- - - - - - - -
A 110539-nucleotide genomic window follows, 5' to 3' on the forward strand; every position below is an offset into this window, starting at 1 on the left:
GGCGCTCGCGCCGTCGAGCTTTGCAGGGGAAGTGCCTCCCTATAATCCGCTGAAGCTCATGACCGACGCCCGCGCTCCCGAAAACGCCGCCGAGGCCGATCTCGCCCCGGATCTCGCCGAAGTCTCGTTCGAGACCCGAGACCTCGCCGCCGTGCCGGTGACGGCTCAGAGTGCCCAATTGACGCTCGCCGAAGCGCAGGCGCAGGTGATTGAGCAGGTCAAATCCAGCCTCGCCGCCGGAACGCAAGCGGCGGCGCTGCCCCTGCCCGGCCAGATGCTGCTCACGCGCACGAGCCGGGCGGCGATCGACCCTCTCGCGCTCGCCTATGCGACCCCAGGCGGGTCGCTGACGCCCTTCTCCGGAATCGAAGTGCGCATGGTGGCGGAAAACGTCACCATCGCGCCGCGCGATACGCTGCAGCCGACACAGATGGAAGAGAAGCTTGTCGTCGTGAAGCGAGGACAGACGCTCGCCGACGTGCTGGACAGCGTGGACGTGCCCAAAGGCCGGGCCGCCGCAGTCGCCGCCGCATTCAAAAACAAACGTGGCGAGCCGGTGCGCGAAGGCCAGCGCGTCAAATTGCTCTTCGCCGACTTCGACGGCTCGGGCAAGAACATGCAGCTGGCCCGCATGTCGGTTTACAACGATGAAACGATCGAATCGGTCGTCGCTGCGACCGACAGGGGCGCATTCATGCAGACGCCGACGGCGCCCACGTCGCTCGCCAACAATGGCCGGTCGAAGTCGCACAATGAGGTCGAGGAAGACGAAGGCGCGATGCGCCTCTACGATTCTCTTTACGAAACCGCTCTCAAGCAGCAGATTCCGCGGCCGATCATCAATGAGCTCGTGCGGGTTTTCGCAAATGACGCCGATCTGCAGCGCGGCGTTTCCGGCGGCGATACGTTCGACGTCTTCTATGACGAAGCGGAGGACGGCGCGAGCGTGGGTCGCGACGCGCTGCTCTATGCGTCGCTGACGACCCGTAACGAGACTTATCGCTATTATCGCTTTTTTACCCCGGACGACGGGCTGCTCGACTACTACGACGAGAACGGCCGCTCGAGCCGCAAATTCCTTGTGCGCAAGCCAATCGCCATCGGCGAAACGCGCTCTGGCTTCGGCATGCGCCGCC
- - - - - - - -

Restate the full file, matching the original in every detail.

A 110539-nucleotide genomic window follows, 5' to 3' on the forward strand; every position below is an offset into this window, starting at 1 on the left:
GGCGCTCGCGCCGTCGAGCTTTGCAGGGGAAGTGCCTCCCTATAATCCGCTGAAGCTCATGACCGACGCCCGCGCTCCCGAAAACGCCGCCGAGGCCGATCTCGCCCCGGATCTCGCCGAAGTCTCGTTCGAGACCCGAGACCTCGCCGCCGTGCCGGTGACGGCTCAGAGTGCCCAATTGACGCTCGCCGAAGCGCAGGCGCAGGTGATTGAGCAGGTCAAATCCAGCCTCGCCGCCGGAACGCAAGCGGCGGCGCTGCCCCTGCCCGGCCAGATGCTGCTCACGCGCACGAGCCGGGCGGCGATCGACCCTCTCGCGCTCGCCTATGCGACCCCAGGCGGGTCGCTGACGCCCTTCTCCGGAATCGAAGTGCGCATGGTGGCGGAAAACGTCACCATCGCGCCGCGCGATACGCTGCAGCCGACACAGATGGAAGAGAAGCTTGTCGTCGTGAAGCGAGGACAGACGCTCGCCGACGTGCTGGACAGCGTGGACGTGCCCAAAGGCCGGGCCGCCGCAGTCGCCGCCGCATTCAAAAACAAACGTGGCGAGCCGGTGCGCGAAGGCCAGCGCGTCAAATTGCTCTTCGCCGACTTCGACGGCTCGGGCAAGAACATGCAGCTGGCCCGCATGTCGGTTTACAACGATGAAACGATCGAATCGGTCGTCGCTGCGACCGACAGGGGCGCATTCATGCAGACGCCGACGGCGCCCACGTCGCTCGCCAACAATGGCCGGTCGAAGTCGCACAATGAGGTCGAGGAAGACGAAGGCGCGATGCGCCTCTACGATTCTCTTTACGAAACCGCTCTCAAGCAGCAGATTCCGCGGCCGATCATCAATGAGCTCGTGCGGGTTTTCGCAAATGACGCCGATCTGCAGCGCGGCGTTTCCGGCGGCGATACGTTCGACGTCTTCTATGACGAAGCGGAGGACGGCGCGAGCGTGGGTCGCGACGCGCTGCTCTATGCGTCGCTGACGACCCGTAACGAGACTTATCGCTATTATCGCTTTTTTACCCCGGACGACGGGCTGCTCGACTACTACGACGAGAACGGCCGCTCGAGCCGCAAATTCCTTGTGCGCAAGCCAATCGCCATCGGCGAAACGCGCTCTGGCTTCGGCATGCGCCGCC